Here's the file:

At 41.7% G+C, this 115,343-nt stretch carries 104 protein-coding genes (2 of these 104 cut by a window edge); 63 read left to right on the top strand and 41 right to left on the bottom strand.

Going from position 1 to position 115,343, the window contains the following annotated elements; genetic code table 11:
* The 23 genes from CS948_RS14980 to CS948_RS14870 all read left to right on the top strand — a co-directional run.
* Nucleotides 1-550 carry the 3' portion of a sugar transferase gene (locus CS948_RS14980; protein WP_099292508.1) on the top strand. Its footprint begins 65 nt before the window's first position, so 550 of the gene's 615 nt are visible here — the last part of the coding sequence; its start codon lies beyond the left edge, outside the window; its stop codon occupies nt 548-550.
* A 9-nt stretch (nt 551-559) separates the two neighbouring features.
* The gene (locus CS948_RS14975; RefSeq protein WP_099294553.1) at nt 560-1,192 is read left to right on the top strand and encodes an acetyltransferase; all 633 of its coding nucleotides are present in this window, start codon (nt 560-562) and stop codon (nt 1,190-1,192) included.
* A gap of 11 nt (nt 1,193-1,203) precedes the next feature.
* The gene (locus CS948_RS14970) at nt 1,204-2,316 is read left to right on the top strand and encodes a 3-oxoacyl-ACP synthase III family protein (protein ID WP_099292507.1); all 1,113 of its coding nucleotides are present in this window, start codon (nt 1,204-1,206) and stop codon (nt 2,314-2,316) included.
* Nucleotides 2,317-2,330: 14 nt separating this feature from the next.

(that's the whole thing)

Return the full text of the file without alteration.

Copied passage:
At 41.7% G+C, this 115,343-nt stretch carries 104 protein-coding genes (2 of these 104 cut by a window edge); 63 read left to right on the top strand and 41 right to left on the bottom strand.

Going from position 1 to position 115,343, the window contains the following annotated elements; genetic code table 11:
* The 23 genes from CS948_RS14980 to CS948_RS14870 all read left to right on the top strand — a co-directional run.
* Nucleotides 1-550 carry the 3' portion of a sugar transferase gene (locus CS948_RS14980; protein WP_099292508.1) on the top strand. Its footprint begins 65 nt before the window's first position, so 550 of the gene's 615 nt are visible here — the last part of the coding sequence; its start codon lies beyond the left edge, outside the window; its stop codon occupies nt 548-550.
* A 9-nt stretch (nt 551-559) separates the two neighbouring features.
* The gene (locus CS948_RS14975; RefSeq protein WP_099294553.1) at nt 560-1,192 is read left to right on the top strand and encodes an acetyltransferase; all 633 of its coding nucleotides are present in this window, start codon (nt 560-562) and stop codon (nt 1,190-1,192) included.
* A gap of 11 nt (nt 1,193-1,203) precedes the next feature.
* The gene (locus CS948_RS14970) at nt 1,204-2,316 is read left to right on the top strand and encodes a 3-oxoacyl-ACP synthase III family protein (protein ID WP_099292507.1); all 1,113 of its coding nucleotides are present in this window, start codon (nt 1,204-1,206) and stop codon (nt 2,314-2,316) included.
* Nucleotides 2,317-2,330: 14 nt separating this feature from the next.